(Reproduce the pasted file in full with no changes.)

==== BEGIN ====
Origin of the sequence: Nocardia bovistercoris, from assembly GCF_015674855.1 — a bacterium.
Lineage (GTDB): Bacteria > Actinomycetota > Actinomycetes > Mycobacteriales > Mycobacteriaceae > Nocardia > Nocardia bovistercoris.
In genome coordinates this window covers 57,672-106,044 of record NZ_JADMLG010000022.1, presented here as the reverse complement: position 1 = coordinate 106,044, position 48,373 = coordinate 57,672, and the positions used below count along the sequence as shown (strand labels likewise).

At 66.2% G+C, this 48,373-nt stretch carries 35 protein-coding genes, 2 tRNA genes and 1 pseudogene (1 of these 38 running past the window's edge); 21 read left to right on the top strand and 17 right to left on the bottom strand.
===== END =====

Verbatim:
Origin of the sequence: Nocardia bovistercoris, from assembly GCF_015674855.1 — a bacterium.
Lineage (GTDB): Bacteria > Actinomycetota > Actinomycetes > Mycobacteriales > Mycobacteriaceae > Nocardia > Nocardia bovistercoris.
In genome coordinates this window covers 57,672-106,044 of record NZ_JADMLG010000022.1, presented here as the reverse complement: position 1 = coordinate 106,044, position 48,373 = coordinate 57,672, and the positions used below count along the sequence as shown (strand labels likewise).

At 66.2% G+C, this 48,373-nt stretch carries 35 protein-coding genes, 2 tRNA genes and 1 pseudogene (1 of these 38 running past the window's edge); 21 read left to right on the top strand and 17 right to left on the bottom strand.